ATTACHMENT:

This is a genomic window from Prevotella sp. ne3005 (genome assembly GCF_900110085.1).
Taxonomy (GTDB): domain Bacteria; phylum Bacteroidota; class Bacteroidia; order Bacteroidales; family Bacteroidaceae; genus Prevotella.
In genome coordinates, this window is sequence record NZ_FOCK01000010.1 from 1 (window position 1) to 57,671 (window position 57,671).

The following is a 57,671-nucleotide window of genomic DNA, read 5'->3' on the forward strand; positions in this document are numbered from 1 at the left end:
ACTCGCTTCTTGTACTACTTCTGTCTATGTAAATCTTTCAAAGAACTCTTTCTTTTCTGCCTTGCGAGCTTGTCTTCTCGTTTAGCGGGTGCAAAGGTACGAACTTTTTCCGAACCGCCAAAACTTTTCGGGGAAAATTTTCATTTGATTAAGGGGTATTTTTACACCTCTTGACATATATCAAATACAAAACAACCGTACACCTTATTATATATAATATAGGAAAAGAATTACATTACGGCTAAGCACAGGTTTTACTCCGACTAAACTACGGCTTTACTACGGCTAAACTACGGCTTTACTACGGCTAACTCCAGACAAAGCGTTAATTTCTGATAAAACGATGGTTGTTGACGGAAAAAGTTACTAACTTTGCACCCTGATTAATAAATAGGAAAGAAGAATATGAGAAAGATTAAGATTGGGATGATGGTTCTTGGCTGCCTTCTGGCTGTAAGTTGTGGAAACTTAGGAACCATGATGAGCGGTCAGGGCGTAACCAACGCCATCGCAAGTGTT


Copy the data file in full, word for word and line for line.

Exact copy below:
This is a genomic window from Prevotella sp. ne3005 (genome assembly GCF_900110085.1).
Taxonomy (GTDB): domain Bacteria; phylum Bacteroidota; class Bacteroidia; order Bacteroidales; family Bacteroidaceae; genus Prevotella.
In genome coordinates, this window is sequence record NZ_FOCK01000010.1 from 1 (window position 1) to 57,671 (window position 57,671).

The following is a 57,671-nucleotide window of genomic DNA, read 5'->3' on the forward strand; positions in this document are numbered from 1 at the left end:
ACTCGCTTCTTGTACTACTTCTGTCTATGTAAATCTTTCAAAGAACTCTTTCTTTTCTGCCTTGCGAGCTTGTCTTCTCGTTTAGCGGGTGCAAAGGTACGAACTTTTTCCGAACCGCCAAAACTTTTCGGGGAAAATTTTCATTTGATTAAGGGGTATTTTTACACCTCTTGACATATATCAAATACAAAACAACCGTACACCTTATTATATATAATATAGGAAAAGAATTACATTACGGCTAAGCACAGGTTTTACTCCGACTAAACTACGGCTTTACTACGGCTAAACTACGGCTTTACTACGGCTAACTCCAGACAAAGCGTTAATTTCTGATAAAACGATGGTTGTTGACGGAAAAAGTTACTAACTTTGCACCCTGATTAATAAATAGGAAAGAAGAATATGAGAAAGATTAAGATTGGGATGATGGTTCTTGGCTGCCTTCTGGCTGTAAGTTGTGGAAACTTAGGAACCATGATGAGCGGTCAGGGCGTAACCAACGCCATCGCAAGTGTT